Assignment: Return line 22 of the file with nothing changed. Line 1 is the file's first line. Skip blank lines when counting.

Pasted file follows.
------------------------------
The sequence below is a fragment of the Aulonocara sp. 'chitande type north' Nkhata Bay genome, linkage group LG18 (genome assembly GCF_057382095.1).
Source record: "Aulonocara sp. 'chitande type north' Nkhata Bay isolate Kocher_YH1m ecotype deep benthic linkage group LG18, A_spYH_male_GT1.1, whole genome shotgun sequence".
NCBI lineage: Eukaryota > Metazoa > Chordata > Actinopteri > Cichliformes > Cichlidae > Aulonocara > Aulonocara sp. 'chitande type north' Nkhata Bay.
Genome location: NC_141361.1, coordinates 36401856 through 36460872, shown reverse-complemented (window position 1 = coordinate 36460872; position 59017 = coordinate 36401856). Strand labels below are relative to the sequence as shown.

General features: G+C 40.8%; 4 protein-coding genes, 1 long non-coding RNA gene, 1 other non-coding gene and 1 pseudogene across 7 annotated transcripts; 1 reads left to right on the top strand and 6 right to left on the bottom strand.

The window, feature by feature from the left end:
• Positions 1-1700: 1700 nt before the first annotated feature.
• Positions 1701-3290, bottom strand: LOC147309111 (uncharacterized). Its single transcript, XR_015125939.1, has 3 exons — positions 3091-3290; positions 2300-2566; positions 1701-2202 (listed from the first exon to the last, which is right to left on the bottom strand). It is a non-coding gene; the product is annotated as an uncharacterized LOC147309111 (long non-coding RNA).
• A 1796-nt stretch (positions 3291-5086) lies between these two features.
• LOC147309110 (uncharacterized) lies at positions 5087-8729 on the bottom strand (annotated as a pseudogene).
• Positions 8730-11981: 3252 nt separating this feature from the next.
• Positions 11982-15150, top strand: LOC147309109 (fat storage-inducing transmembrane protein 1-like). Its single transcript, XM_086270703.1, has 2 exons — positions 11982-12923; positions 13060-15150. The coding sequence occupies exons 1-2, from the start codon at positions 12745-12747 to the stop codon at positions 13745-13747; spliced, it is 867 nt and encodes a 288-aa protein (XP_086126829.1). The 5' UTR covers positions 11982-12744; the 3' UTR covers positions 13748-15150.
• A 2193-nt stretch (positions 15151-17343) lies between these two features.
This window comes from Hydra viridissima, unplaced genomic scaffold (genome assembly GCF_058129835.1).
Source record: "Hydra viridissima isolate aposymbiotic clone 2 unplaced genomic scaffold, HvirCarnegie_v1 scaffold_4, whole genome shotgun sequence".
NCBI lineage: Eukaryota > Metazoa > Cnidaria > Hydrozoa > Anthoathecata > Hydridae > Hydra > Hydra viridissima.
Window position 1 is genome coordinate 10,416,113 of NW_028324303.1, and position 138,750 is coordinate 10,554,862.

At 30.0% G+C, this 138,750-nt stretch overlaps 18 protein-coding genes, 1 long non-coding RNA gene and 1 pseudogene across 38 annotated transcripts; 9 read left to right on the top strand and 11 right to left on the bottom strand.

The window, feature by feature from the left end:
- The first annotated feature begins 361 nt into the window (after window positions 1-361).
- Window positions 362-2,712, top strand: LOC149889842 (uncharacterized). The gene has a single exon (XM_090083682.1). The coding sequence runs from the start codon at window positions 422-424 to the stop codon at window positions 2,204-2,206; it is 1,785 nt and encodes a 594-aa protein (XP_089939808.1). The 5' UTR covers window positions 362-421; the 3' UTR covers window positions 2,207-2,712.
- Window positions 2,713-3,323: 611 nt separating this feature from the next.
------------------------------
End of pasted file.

- Window positions 2,713-3,323: 611 nt separating this feature from the next.